A variant of the venerable S-75 surface-to-air missile, the RPDM-59 (“Ракета Анти-Дед Мороз”) was first unveiled in 1959. Consisting of a solid-fuel booster and a liquid-fuel upper stage, it had an operational range of 30 miles, was capable of interception at heights of up to 82,000 ft. at Mach 3.5.

Designed at the insistence of the First Secretary, the RPDM-59 was the first dedicated anti-Santa missile to enter service, beating the US M1970 “Rudolph” and Chinese Type 69 “聖誕老人” missiles by a decade or more. The primary difference was its accuracy and method of detonation: while an S-75 was accurate to 65 yards, the RPDM created a 100-yard diameter shrapnel burst that was effective against wood, plastic, and caribou. Extensive testing showed that even an armored sled loaded with metal toys would suffer an 80-90% kill rate at altitude when linked to a radio control command guidance system.

The idea behind the system was ostensibly to cripple the Western economy by interrupting the flow of Christmas presents, which represented the equivalent of 50 billion USD in hard currency injected into the First World every year. However, given the limited range of the S-75, this was never a realistic option even following the Cuban Revolution. Instead, RPDM-59 batteries were deployed in the Soviet Union (and China from 1960-64) to prevent any capitalist gift incursions. Crucially, Soviet propaganda at the time stressed that Ded Moroz, the “Grandfather Frost” of Slavic tradition, was not the intended target and could not be harmed. This was, in fact, a fabrication: the primitive state of Soviet IFF technology at the time meant that an RPDM-59 fired in anger was quite capable of bringing down Ded Moroz, Babbo Natale, or even Tawonga.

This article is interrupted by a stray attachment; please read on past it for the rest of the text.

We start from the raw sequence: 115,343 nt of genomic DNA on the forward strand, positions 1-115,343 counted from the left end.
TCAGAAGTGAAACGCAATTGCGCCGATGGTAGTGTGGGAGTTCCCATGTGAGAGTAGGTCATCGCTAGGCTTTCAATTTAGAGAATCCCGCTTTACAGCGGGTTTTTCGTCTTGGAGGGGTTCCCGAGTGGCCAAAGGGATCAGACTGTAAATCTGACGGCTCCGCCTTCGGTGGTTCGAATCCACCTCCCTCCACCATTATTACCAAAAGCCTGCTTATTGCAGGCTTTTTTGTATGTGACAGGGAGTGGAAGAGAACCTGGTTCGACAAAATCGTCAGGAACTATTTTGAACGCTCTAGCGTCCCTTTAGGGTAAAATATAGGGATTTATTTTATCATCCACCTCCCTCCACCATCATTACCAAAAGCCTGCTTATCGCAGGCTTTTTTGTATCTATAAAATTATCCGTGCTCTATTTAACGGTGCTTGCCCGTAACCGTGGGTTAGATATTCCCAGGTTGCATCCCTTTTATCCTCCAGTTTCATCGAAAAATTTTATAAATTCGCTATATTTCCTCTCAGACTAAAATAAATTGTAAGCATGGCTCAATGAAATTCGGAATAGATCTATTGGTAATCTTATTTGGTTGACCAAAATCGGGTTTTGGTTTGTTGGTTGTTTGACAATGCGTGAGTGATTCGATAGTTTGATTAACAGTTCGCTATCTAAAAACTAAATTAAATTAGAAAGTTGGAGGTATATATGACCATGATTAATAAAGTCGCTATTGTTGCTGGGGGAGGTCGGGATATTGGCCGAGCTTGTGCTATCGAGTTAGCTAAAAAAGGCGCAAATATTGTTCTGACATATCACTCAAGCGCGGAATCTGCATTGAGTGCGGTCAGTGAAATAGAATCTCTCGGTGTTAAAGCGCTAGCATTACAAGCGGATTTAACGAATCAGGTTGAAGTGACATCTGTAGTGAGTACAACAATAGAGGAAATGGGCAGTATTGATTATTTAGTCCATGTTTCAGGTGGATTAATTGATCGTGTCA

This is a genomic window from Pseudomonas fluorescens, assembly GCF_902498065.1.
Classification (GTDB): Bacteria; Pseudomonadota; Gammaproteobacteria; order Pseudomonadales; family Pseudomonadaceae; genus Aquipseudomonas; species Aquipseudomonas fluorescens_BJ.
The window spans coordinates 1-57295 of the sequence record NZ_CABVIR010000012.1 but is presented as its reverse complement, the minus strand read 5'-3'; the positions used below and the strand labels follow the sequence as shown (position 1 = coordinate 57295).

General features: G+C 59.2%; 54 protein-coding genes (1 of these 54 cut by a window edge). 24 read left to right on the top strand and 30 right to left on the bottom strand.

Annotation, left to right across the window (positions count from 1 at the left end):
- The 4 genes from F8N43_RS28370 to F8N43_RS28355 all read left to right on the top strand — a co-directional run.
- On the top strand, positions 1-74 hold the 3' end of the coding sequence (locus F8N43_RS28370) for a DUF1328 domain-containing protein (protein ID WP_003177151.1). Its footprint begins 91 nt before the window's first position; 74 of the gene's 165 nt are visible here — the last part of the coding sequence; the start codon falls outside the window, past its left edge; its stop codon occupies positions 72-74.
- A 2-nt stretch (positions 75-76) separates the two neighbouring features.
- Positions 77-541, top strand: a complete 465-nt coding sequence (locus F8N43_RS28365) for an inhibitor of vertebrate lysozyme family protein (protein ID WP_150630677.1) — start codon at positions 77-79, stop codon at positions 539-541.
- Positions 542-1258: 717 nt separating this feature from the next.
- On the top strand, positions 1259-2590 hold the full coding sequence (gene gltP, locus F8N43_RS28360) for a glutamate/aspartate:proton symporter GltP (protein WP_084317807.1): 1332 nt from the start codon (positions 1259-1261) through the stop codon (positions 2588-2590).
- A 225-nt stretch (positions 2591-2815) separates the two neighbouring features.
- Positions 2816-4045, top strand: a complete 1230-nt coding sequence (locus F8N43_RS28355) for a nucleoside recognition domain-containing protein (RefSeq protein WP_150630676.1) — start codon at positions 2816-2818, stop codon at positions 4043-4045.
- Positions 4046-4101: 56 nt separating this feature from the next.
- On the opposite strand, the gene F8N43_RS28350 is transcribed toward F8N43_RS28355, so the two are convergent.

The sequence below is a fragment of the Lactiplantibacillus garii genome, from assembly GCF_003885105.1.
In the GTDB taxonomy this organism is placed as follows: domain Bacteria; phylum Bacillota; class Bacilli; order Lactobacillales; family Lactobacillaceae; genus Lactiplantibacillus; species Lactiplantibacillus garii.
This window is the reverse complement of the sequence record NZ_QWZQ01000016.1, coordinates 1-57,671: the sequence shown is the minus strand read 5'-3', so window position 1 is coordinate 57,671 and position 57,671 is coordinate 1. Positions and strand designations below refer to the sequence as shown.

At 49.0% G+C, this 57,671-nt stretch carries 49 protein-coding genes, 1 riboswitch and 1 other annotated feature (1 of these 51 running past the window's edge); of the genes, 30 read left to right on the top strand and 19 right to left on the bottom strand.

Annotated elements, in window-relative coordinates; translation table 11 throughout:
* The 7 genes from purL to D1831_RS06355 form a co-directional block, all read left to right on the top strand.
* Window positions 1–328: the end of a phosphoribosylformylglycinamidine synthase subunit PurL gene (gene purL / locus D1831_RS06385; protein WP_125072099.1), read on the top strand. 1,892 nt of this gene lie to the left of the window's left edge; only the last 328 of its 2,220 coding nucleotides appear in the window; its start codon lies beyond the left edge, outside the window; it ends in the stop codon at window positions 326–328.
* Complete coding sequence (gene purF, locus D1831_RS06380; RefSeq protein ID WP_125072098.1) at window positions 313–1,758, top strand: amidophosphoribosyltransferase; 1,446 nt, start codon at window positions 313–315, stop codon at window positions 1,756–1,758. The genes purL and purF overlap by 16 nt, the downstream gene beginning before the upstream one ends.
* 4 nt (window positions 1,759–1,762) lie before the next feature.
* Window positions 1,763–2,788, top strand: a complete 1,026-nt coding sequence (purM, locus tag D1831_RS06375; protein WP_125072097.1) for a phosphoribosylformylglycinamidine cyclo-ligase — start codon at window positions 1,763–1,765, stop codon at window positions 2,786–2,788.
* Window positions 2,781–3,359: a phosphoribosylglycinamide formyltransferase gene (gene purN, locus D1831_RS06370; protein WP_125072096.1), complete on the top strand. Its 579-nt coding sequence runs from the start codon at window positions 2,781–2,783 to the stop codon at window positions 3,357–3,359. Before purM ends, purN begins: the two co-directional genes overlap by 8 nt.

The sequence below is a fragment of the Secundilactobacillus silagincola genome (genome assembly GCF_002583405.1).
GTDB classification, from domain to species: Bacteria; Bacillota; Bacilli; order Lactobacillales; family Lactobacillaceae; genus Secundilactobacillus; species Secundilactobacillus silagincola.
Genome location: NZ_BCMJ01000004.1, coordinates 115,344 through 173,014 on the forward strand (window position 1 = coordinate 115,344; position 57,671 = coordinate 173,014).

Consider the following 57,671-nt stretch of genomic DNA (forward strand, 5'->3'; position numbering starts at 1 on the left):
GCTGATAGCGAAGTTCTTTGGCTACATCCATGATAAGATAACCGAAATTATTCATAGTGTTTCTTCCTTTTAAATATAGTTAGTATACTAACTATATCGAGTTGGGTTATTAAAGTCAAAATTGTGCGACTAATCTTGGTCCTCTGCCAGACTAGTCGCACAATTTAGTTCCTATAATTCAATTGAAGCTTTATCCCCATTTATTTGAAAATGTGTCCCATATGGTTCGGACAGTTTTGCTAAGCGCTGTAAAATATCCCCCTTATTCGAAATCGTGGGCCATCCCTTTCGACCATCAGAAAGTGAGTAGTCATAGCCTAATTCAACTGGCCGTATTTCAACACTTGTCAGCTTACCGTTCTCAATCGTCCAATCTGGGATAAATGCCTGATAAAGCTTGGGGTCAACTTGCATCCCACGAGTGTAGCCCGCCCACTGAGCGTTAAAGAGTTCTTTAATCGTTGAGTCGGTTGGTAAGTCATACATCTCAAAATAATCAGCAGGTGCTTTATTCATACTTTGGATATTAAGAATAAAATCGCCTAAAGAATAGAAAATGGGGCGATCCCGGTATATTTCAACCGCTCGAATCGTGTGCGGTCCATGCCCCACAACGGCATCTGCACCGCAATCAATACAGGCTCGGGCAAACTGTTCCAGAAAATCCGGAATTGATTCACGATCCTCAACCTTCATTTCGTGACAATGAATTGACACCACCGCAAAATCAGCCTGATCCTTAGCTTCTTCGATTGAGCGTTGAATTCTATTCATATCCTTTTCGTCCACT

Despite a series of highly successful test firings against flying troikas pulled by mules, it was the IFF issue that ultimately scuttled the program. When the First Secretary was ousted in 1964, his successor continued the program until one of his grandchildren learned of its existence and asked why “Grandfather wanted to murder Ded Moroz.” All active units were dismantled by 1967 and converted back into standard S-75s. An improved model, the RPDM-66, had been under development, with a longer range, larger kill zone, and improved IFF, but the technology was ultimately not used, though the technical data package was later sold to North Korea for its own anti-Santa interdiction efforts. From its fifty years of continuous use there, with a nearly 100% intercept rate, it is clear that the basic weapon had considerable potential.

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